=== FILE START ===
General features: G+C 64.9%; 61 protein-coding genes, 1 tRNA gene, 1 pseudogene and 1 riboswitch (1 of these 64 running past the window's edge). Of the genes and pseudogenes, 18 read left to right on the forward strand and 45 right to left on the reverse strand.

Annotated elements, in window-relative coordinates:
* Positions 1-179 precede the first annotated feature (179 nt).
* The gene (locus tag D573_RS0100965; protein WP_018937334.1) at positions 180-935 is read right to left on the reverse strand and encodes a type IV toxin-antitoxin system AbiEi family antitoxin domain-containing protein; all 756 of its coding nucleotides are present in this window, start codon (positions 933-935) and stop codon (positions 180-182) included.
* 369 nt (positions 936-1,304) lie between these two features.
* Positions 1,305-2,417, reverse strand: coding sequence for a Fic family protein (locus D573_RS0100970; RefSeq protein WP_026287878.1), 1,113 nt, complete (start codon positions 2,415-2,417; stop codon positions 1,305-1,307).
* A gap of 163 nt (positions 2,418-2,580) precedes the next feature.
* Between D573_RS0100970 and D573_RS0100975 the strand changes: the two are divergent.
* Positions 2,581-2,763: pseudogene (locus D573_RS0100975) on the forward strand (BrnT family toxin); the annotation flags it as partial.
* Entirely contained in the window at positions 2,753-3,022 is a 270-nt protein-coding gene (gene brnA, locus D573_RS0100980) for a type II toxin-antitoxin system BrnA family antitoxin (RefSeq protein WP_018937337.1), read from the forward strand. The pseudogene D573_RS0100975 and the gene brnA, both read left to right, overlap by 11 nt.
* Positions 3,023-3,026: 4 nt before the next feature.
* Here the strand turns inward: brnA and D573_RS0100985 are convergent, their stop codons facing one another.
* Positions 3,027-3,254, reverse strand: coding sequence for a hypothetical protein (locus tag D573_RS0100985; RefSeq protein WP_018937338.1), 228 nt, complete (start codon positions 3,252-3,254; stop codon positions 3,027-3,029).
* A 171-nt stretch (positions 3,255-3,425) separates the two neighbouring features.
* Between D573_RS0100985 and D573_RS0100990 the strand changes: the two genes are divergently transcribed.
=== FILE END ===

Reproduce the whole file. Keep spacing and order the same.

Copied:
General features: G+C 64.9%; 61 protein-coding genes, 1 tRNA gene, 1 pseudogene and 1 riboswitch (1 of these 64 running past the window's edge). Of the genes and pseudogenes, 18 read left to right on the forward strand and 45 right to left on the reverse strand.

Annotated elements, in window-relative coordinates:
* Positions 1-179 precede the first annotated feature (179 nt).
* The gene (locus tag D573_RS0100965; protein WP_018937334.1) at positions 180-935 is read right to left on the reverse strand and encodes a type IV toxin-antitoxin system AbiEi family antitoxin domain-containing protein; all 756 of its coding nucleotides are present in this window, start codon (positions 933-935) and stop codon (positions 180-182) included.
* 369 nt (positions 936-1,304) lie between these two features.
* Positions 1,305-2,417, reverse strand: coding sequence for a Fic family protein (locus D573_RS0100970; RefSeq protein WP_026287878.1), 1,113 nt, complete (start codon positions 2,415-2,417; stop codon positions 1,305-1,307).
* A gap of 163 nt (positions 2,418-2,580) precedes the next feature.
* Between D573_RS0100970 and D573_RS0100975 the strand changes: the two are divergent.
* Positions 2,581-2,763: pseudogene (locus D573_RS0100975) on the forward strand (BrnT family toxin); the annotation flags it as partial.
* Entirely contained in the window at positions 2,753-3,022 is a 270-nt protein-coding gene (gene brnA, locus D573_RS0100980) for a type II toxin-antitoxin system BrnA family antitoxin (RefSeq protein WP_018937337.1), read from the forward strand. The pseudogene D573_RS0100975 and the gene brnA, both read left to right, overlap by 11 nt.
* Positions 3,023-3,026: 4 nt before the next feature.
* Here the strand turns inward: brnA and D573_RS0100985 are convergent, their stop codons facing one another.
* Positions 3,027-3,254, reverse strand: coding sequence for a hypothetical protein (locus tag D573_RS0100985; RefSeq protein WP_018937338.1), 228 nt, complete (start codon positions 3,252-3,254; stop codon positions 3,027-3,029).
* A 171-nt stretch (positions 3,255-3,425) separates the two neighbouring features.
* Between D573_RS0100985 and D573_RS0100990 the strand changes: the two genes are divergently transcribed.